Girlan Lagrein Alto Adige DOC 2018 | $30
On Monday the sandwich board outside of Terroni Bar Centrale read “$20+ wines”, which seemed to me to be an odd way to entice customers. Then I remembered that Summerhill LCBO is almost next door, and it’s closed on Mondays. Disappointed wine shoppers, spurned from the liquor store, must have been coming into Bar Centrale looking for a bottle for dinner and suffered sticker shock at the $100 Barolo and further disappointment. The sandwich board was a fair warning, though to be perfectly fair, as bottle shops go Bar Centrale is pretty good value, and what’s for sale is priced on the catalogue of the importing agency Cavinona, and not marked-up to restaurant rates. So, there are some very good bottles of wine for sale on top of the stool-less bar, including the 2018 Lagrein from Girlan, a co-operative in the Italian Alpine region of Alto Adige, or Sudtirol.
I tasted wines from Kellerei Girlan in Bolzano last September when I attended the Alto Adige Wine Summit, as a guest of Südtirol Wein*, but I don’t have any notes on their Lagrein, and there’s no mention of it in the program. I quite like Lagrein, and signed-up for a day of vineyard visits and tastings of it when I was there (which I wrote about here and here). But the vineyards and wineries I tasted were all within the city limits of Bolzano, and Girlan is named for the town, called Cornaiano in Italian, downriver from Bolzano in the Adige Valley. This Lagrein, of which I have bought a few bottles over the past couple weeks, is lovely. One of the things I learned about Alto Adige, when I was there, is that it gets quite hot in the summer, and at the lower altitudes closer to the river, the climate is more Mediterranean than Alpine. Lagrein is generally planted in those warmer zones, and this one is rich and concentrated in fruit. The label features a glass of what looks like blue wine, and though the Girlan Lagrein look dark red in the glass in real life, the notes are black and blue with a lovely violet nose. We opened a bottle for a Fathers Day feast of pork side ribs and it was perfect: big enough, and with enough Italian acid, to stand up to the fatty Tamshire pig, but still complex and nuanced.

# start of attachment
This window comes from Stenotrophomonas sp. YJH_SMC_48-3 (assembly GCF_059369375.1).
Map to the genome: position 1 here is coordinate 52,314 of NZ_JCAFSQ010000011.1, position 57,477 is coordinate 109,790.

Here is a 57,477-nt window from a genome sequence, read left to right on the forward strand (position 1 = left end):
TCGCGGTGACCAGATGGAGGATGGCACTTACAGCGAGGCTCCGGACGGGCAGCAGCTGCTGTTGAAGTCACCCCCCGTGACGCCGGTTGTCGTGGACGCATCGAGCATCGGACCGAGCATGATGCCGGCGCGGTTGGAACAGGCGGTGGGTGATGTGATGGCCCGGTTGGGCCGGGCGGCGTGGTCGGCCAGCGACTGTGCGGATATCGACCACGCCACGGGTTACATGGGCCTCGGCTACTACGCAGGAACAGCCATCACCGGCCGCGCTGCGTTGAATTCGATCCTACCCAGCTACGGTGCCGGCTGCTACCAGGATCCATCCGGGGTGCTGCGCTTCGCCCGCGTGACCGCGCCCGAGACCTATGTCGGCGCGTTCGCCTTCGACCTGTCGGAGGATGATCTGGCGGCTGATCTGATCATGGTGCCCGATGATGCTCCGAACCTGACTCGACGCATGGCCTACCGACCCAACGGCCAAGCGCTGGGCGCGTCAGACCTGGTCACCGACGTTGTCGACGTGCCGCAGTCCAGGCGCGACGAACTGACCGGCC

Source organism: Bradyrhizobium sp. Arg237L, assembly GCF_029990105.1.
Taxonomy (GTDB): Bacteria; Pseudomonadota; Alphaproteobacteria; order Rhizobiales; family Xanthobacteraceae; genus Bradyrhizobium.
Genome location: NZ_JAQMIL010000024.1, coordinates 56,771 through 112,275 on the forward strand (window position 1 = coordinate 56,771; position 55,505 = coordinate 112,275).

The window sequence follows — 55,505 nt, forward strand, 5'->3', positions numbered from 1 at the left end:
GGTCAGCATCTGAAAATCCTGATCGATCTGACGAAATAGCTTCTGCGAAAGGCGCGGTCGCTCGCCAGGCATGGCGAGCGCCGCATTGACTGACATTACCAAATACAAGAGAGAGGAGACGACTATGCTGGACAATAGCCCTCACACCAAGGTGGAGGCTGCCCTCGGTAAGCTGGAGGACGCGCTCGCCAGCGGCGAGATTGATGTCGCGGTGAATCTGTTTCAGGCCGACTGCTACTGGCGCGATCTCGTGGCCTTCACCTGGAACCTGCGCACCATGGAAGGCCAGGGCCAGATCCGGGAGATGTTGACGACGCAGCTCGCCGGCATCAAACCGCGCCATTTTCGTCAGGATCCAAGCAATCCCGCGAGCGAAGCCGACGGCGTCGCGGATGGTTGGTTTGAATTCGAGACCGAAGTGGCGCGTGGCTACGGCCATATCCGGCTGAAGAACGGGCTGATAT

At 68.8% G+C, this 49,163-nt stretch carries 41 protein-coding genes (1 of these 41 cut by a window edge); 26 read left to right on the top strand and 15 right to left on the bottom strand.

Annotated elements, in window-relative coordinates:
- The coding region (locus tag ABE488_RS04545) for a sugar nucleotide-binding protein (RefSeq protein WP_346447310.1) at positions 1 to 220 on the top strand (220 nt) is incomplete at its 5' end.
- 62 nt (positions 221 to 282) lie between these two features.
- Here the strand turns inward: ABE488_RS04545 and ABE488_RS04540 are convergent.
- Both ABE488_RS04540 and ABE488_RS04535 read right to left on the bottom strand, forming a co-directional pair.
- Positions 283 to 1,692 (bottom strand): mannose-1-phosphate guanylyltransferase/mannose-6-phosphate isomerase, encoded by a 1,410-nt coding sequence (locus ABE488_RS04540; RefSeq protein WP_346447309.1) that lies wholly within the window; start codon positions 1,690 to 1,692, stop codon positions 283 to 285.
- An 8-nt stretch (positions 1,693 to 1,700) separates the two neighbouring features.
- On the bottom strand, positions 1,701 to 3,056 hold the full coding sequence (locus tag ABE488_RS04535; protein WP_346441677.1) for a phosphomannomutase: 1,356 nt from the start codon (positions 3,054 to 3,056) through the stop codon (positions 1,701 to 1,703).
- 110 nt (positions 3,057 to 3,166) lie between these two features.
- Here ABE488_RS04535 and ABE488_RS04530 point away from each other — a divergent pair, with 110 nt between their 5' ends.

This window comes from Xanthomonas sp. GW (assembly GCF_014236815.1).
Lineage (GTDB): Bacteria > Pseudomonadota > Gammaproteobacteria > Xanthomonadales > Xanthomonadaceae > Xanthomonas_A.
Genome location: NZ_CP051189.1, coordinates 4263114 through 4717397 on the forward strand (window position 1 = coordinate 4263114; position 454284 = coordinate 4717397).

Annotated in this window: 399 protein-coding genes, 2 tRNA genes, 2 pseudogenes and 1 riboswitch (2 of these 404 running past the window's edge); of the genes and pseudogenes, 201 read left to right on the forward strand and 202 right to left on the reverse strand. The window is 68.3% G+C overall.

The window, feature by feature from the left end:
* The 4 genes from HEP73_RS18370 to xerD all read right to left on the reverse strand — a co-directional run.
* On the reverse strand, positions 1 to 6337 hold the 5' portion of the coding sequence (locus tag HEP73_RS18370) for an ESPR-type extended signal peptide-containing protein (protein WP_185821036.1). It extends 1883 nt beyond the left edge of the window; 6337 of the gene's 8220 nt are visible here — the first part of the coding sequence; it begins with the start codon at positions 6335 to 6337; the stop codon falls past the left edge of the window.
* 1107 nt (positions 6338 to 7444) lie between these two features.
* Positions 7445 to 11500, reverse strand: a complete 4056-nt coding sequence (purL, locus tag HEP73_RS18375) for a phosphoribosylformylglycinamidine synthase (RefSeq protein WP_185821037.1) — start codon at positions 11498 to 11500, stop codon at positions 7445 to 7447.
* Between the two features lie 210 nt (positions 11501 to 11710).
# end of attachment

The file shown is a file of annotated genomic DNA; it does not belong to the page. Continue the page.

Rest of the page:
How To Get The Wine…
The Cavinona website is selling the 2019 Girlan Lagrein, so what’s been for sale at Bar Centrale may well be the end lot of the 2018. You could call ahead to see if they have it, or just take a chance. I suggest the latter because one of the attractive features of the bottle shop is that it’s staffed by sommeliers like Gint Prunskus who will help you find something comparable and interesting.
*Because of this region’s history, it has complicated language politics that I described in this post, and everything there has two names. Since most, if not all, of the winemakers I met in Alto Adige spoke German as their first language, I’ll use it for the names of the cellars and the professional association, and Italian for the grape and place names, since they will be easier to search on Google.